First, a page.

Family Group Sheet
Family Group Sheet
NameSir Vincent Strickland JONES KBE
Birth15 Feb 1874, Burneside, Westmorland
Death1st May 1967
FatherRev Canon William JONES (1834-1902)
MotherMargaret CROPPER (1837-1930)
Marriage14th June 1910, Heversham, Westmorland
SpouseMary BAGOT
Birth1889, London
MotherTheodosia LESLIE (1865-1940)
Birth13 Feb 1912
DeathFeb 1992
Birth19 May 1914
Notes for Sir Vincent Strickland JONES KBE
First worked in the James Cropper paper business in Burneside and became a director in 1907. On marriage (at the insistence of his mother in law, Mrs Bagot of Levens Hall 20, moved to Grand Falls Newfoundland, Canada to manage the paper mill being set up by Lord Northcliffe the owner of the Daily Mail. His departure was described as both a great loss to his friends and to the James Cropper business.20 For more details of his and his wife Mary’s relationship with Lord Northcliffe see The Great Outsiders by SJ Taylor21

He served in World War I, 4th Border Regiment in Afghanistan 1919, as Lt.-Col. and DAAG. Spent most of his career in the paper industry in Newfoundland. Vice President and Managing Director of Anglo-Newfoundland Development Co. Ltd. See Maisie Fletcher’s Book 22(She was a niece of CWJ’s mother Margaret) “The Bright Countenance”. Vincent Jones is described as Maisie’s “most loved cousin”. The book is a biography of her husband Sir Walter Morley Fletcher the well known physiologist who died in 1933.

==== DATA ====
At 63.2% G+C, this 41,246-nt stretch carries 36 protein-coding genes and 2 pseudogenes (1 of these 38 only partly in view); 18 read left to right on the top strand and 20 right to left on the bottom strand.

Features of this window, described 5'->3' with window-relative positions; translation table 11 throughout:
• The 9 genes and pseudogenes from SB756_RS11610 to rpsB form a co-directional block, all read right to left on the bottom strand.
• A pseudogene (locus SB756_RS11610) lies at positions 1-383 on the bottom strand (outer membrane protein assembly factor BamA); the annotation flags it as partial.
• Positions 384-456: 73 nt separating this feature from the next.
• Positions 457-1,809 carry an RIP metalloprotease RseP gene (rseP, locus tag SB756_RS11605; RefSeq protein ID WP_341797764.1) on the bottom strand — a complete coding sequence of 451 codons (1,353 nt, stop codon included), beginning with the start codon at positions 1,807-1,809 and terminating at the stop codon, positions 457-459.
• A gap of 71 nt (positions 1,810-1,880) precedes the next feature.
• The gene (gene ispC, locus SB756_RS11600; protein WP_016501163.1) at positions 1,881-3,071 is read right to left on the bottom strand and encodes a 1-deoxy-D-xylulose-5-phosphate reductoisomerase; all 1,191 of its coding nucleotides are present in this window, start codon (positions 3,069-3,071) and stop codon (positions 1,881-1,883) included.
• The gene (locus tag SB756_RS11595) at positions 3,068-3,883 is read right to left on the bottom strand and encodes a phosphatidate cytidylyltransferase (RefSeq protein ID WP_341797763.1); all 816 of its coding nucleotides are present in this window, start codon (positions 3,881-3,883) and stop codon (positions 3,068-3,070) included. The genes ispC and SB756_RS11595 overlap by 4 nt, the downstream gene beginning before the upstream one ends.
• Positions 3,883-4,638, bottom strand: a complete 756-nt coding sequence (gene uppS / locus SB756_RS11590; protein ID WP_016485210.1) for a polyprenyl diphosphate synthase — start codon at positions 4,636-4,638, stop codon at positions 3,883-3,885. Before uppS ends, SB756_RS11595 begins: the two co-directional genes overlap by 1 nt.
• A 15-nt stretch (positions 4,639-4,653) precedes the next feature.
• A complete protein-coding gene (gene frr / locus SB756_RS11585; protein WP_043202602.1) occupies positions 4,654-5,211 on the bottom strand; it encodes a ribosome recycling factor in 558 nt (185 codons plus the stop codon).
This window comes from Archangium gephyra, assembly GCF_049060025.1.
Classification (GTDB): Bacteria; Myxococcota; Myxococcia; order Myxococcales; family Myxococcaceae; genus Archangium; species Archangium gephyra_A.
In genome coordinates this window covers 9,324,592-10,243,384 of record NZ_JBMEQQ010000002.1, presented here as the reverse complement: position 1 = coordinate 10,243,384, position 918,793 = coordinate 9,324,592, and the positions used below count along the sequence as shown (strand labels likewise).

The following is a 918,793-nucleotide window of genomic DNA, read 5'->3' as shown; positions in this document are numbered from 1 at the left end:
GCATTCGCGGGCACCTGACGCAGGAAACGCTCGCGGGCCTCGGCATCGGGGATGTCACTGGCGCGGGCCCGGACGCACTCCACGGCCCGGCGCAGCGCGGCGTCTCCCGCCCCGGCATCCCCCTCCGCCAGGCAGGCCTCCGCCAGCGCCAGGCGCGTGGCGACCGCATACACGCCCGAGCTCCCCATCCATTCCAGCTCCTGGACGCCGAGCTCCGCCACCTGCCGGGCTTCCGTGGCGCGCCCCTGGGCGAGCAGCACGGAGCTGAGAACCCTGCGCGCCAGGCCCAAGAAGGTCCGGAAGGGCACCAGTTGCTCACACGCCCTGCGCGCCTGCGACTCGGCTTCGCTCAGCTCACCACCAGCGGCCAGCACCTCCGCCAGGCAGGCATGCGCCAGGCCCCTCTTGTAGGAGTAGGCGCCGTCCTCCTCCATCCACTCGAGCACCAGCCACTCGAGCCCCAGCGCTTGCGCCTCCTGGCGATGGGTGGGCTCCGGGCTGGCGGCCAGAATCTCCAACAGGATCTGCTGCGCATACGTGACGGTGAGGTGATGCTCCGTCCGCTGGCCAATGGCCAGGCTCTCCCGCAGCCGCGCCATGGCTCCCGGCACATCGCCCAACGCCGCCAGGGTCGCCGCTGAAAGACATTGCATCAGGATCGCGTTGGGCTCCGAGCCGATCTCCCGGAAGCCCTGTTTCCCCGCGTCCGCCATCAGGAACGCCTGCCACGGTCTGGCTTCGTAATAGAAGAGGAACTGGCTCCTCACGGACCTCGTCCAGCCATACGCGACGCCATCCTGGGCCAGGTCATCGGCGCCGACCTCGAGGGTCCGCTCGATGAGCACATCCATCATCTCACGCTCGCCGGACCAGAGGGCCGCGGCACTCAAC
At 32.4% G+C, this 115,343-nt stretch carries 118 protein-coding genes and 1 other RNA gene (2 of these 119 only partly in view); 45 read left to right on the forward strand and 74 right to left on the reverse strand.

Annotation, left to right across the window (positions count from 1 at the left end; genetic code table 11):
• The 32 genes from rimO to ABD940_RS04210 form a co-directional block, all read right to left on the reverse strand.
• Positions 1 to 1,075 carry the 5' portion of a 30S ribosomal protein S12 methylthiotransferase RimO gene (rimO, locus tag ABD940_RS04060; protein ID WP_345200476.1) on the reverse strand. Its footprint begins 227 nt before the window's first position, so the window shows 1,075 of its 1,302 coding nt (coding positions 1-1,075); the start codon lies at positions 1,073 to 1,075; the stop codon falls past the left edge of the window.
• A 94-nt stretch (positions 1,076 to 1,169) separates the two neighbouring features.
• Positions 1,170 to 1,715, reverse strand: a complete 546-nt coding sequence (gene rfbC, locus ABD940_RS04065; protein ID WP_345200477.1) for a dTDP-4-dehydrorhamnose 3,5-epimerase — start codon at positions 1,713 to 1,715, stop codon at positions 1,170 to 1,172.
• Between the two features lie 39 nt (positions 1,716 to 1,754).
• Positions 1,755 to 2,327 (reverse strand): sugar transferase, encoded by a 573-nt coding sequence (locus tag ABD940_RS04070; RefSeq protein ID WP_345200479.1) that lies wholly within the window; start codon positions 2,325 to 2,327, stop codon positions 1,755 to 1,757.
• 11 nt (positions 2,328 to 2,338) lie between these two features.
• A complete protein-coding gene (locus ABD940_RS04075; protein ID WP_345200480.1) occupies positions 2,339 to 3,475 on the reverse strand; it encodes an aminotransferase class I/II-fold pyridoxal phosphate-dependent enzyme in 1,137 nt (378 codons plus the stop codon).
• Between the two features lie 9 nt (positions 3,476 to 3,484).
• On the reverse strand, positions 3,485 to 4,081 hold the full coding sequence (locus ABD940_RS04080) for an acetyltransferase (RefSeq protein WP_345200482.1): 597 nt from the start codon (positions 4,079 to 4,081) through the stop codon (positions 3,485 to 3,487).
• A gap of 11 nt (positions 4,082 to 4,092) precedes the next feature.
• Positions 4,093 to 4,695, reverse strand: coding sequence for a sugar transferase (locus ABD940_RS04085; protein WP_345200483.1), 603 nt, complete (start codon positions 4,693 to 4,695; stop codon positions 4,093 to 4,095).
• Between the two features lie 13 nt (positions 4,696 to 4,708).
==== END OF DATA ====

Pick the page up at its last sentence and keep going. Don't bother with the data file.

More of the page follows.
His correspondence with Lord Northcliffe 1910-21 is contained in National Register of Archives British Library, Manuscript Collections GB/NNAF/P38809 Reference : Add MS 62230

His Who Was Who Entry is as follows:

"Sir Vincent Strickland Jones KBE cr 1941 (OBE 1918) b 15th Feb 1874; s of late Canon Jones, Burneside, Westmorland; m 1910, Mary, d of late Colonel Joscelyn Fitzroy Bagot, MP, Levens Hall, Kendal ;one s, one d; Educ: Haileybury College. Played Rugger for Westmorland County 1893, 1894, Capt 1895; 2nd VB Border Regt, 1900; 4th Border Regt, European War 1914-190; Lt Col AA and QMG Peshawar Division; Afghan War, 1919 (O.B.F despatches twice); Hon Lt Col Newfoundland Militia, 1940-1945. Went to Newfoundland, 1910, as Mill Manager of Paper Mill at Grand Falls and has been connected with its progress and expansion ever since. 1912-45: Vice-President and Managing Director, Anglo-Newfoundland Development Co. Ltd; Pres Anglo-Newfoundland Steamship Co.Ltd , Director Terra Nova Properties Ltd, Gaspesia Sulphite Co. Ltd, Vice-Chairman Newfoundland Forest Fire Patrol. Recreations : cricket, lawn tennis, golf”

He was held in great estime by the citizens of Grand Falls, Newfoundland where he lived for many years as the following e-mails show.